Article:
Followership

We live in the age obsessed with leadership. Everyone (clearly it’s in an overgeneralisation, but you get my point) wants to be a leader, known as a leader or being referred to as a leader. You can be a leader of or leading anything: a team, a family, a nation, rankings, charts. The idea of leadership has galvanised an entire field of research, training and coaching industry, books and journals. And yet no-one (at least among the people I know) seems to want to be, what appears to be, the opposite: be a follower or called a follower. My Masters degree in Global Health at Oxford proudly claimed (when I enrolled over 10 years ago) that they were training leaders in global health. No-one questioned what that meant, but I presume it implied you could set your gaze on more senior roles. It would not read right, would it, if it said “We are training followers in global health”?

I am guessing no-one gets inspired by the idea of doing an MSc in Followership or an executive education in following. I can imagine a member of the so-called ‘senior leadership team’ going into the office the weekend after attending a workshop (probably not at Harvard) titled ‘Follower: Being the Best You Can Be for Your Leaders’ and getting looks from the colleagues. There is almost a stigma around the word. So we have these two contrasting ideas: leaders and followers. What is it about being a follower that puts us off (even researchers are not that thrilled)? We spend a lot of money on things that help us to get closer to whatever we imagine leadership to be, and shun away from followership. When we speak of wanting to become a leader, we are also implying that we do not want to remain in the current category. It is as though by defining ourselves as leaders we break the chains of our current self-definitions.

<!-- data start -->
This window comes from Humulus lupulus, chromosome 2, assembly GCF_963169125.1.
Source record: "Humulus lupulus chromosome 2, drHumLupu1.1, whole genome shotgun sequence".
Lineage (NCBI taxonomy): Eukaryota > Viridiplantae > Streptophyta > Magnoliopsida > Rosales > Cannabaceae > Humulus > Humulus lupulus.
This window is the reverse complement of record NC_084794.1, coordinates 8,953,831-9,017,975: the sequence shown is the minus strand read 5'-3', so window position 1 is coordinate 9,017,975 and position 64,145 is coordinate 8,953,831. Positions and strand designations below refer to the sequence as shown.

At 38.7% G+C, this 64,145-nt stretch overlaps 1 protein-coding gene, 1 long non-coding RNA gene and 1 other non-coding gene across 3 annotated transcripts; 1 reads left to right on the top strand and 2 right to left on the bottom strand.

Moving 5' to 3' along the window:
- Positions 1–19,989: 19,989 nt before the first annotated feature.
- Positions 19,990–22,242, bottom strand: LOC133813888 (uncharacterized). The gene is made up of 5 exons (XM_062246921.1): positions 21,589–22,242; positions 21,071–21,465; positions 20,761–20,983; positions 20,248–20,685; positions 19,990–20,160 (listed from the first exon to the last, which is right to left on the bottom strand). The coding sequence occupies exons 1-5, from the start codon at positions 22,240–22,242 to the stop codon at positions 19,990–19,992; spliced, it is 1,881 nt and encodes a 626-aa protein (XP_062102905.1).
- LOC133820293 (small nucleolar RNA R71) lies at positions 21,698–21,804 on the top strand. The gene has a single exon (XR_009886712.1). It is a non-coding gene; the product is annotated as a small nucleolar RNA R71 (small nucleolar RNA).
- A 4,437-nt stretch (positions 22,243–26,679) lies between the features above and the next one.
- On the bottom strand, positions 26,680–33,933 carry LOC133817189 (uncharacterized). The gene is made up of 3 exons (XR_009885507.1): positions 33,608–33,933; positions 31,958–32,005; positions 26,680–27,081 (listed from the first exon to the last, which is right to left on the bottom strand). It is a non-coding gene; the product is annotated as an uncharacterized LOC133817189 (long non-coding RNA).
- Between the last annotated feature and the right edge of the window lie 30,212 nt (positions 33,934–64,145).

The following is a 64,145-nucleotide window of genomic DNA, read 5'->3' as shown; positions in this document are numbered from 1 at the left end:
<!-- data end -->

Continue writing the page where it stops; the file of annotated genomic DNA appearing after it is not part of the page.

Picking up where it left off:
I am not sure why people who chose to talk about followership, actually chose the word followership and followers (I presume the plural reads better than the singular, otherwise it does not look too good on a leader with one follower). Did they see the word as the diagonally opposite of leadership or is that because people exhibited a follower like traits and so they adopted the word? I presume it’s the former, otherwise doing research on the followership traits may be too many or worse yet, may happen to overlap with leadership traits. From a conversation between researchers: “So, if Jonathan is not a leader he must be… what’s the word? Ah, yes, a follower.” It’s probably safe to assume that there is no debate on whether followers are made or born.

Part of the challenge is that the two constructs are placed as the opposites: if I am not a leader, then I am probably a follower. As a professor in a course on leadership suggested: if you are a leader then show me your followers. In one sense he was right to challenge the participants who probably overindulged themselves in thinking they were leaders, but equally he could be challenged on what constituted followers. Is a follower a person actively choosing to follow or happens to be in a team with someone else in charge because of their formal role? It also assumes that a person can shift from one state to another: today I am a follower, but do not despair, after an MBA and a promotion I can call myself a leader.

Maybe the whole idea of leadership and followership is an oversimplification of more nuanced aspects of what makes us who we are and what we can be. Something (or rather someone) more than just a binary invention of leader or follower.

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